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On the other hand there’s a lot I want to get rid of. All kinds of fears starting from facing a blank page to a room full of people at a party. A long standing one has been that of drawing people. I sort of stiffen when faced with this task and the lack of spirit shows in the drawing and then these insipid drawings gnaw at my courage to start afresh. Hence the beguiling temptation of this fantasy key.

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Fantasy it may be, but what if it’s also a metaphor for our willingness to open our minds? What if a single turn of this key can unlock our courage to explore new ideas, challenge our beliefs and make mistakes, learn from them and then build up confidence? I put the key to test. In other words I started drawing even more people and in a style that felt most natural to me and decided to focus only on the process, enjoy it without worrying about results.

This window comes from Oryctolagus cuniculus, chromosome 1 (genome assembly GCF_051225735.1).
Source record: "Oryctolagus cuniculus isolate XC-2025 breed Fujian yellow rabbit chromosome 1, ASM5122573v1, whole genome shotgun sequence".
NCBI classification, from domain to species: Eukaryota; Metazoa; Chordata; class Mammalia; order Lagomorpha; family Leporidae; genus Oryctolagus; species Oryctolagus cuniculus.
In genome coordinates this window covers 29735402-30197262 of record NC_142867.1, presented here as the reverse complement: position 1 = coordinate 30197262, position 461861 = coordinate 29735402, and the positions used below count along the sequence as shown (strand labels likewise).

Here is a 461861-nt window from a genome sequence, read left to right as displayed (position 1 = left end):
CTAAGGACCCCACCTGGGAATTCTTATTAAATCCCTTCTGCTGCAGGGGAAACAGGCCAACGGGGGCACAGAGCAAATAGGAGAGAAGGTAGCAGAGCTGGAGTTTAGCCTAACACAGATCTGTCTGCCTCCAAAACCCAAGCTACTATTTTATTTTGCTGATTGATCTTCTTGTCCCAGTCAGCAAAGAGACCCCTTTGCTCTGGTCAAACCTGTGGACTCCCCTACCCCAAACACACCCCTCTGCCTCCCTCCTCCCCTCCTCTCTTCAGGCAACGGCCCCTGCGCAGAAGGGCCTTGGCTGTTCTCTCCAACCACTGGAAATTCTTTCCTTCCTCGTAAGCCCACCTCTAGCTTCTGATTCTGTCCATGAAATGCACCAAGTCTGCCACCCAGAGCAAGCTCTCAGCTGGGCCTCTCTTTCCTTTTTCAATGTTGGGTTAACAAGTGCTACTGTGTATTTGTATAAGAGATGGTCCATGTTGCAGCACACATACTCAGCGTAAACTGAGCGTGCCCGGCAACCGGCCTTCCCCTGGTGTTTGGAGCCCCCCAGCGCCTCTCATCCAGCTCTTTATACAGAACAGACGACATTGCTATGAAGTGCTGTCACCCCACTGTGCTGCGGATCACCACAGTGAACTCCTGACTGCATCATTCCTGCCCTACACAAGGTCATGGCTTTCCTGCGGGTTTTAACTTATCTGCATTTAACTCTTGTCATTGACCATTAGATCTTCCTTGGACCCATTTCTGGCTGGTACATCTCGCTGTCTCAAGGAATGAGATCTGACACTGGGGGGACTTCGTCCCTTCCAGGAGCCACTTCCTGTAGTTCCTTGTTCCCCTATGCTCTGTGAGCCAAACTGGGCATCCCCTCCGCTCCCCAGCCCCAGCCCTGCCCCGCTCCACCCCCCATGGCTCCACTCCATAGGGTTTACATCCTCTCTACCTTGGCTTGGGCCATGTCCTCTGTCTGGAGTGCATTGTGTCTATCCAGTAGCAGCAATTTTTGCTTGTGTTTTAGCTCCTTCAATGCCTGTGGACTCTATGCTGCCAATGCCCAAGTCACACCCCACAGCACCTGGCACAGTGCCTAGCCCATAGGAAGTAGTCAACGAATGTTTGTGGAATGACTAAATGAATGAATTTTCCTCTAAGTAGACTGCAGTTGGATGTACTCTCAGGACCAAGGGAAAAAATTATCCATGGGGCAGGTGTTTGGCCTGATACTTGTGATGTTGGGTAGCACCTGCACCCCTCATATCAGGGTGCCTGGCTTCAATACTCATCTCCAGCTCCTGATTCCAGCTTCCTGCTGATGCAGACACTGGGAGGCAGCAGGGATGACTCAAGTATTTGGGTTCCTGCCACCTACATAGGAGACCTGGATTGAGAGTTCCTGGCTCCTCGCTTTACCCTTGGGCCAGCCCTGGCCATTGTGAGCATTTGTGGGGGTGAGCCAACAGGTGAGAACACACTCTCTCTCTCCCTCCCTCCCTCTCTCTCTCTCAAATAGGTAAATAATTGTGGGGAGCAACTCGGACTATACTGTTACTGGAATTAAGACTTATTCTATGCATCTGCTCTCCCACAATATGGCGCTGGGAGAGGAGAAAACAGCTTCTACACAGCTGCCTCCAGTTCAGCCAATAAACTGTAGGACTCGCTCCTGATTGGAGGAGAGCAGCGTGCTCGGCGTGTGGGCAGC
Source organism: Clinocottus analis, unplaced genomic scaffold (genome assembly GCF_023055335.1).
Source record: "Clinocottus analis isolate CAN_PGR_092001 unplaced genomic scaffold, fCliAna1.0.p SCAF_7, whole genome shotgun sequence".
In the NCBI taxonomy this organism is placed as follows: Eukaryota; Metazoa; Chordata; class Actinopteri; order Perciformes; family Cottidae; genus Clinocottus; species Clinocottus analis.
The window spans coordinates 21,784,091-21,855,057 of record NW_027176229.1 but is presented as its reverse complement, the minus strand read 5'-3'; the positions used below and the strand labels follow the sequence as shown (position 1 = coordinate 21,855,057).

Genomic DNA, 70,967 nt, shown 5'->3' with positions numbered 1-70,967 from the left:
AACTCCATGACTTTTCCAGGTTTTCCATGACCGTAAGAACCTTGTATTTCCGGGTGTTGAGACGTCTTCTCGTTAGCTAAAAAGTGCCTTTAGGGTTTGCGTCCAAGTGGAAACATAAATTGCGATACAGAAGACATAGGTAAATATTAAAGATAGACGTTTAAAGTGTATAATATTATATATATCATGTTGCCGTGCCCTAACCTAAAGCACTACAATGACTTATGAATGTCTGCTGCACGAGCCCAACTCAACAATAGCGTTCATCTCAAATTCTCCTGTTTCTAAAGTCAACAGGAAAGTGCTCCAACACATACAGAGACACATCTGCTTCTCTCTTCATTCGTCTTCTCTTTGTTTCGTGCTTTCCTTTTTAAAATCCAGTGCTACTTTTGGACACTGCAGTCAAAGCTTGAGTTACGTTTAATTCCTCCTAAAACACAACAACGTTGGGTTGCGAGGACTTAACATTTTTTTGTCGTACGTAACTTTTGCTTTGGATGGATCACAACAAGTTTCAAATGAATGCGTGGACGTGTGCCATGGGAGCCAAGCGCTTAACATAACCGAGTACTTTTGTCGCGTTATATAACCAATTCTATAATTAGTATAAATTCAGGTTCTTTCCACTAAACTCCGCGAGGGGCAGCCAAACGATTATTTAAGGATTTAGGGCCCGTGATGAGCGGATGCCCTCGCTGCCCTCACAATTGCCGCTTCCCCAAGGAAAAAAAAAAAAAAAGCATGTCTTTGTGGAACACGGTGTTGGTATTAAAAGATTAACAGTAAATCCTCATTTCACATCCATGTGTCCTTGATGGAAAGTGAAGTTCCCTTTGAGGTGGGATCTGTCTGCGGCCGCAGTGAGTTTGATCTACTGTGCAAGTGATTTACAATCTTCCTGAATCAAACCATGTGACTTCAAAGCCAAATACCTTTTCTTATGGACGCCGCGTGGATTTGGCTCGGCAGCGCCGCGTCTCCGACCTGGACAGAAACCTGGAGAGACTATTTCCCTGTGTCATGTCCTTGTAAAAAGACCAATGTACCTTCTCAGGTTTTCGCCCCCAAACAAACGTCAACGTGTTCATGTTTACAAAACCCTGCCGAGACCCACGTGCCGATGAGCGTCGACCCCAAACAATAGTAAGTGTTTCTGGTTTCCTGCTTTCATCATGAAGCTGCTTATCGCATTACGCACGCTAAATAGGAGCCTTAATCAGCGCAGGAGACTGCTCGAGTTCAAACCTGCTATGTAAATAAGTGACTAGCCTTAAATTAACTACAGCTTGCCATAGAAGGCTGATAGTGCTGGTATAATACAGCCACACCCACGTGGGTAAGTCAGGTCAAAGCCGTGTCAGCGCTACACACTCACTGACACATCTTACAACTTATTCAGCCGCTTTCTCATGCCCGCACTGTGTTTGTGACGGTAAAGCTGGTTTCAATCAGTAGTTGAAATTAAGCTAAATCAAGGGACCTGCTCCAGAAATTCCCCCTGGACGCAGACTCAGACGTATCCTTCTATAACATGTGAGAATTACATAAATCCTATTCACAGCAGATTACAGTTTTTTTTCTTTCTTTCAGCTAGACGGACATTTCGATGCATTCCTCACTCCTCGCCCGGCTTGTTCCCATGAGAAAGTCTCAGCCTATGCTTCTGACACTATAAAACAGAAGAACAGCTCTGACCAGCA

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These 5 drawings above are the fruits of my dogged efforts and reflect my altered mindset. I used watercolours and crayons to make the process even more exciting and developed this gestural style that I’m growing quite fond of and wish to explore further. Rest assured there’s going to be one overworked key in this house!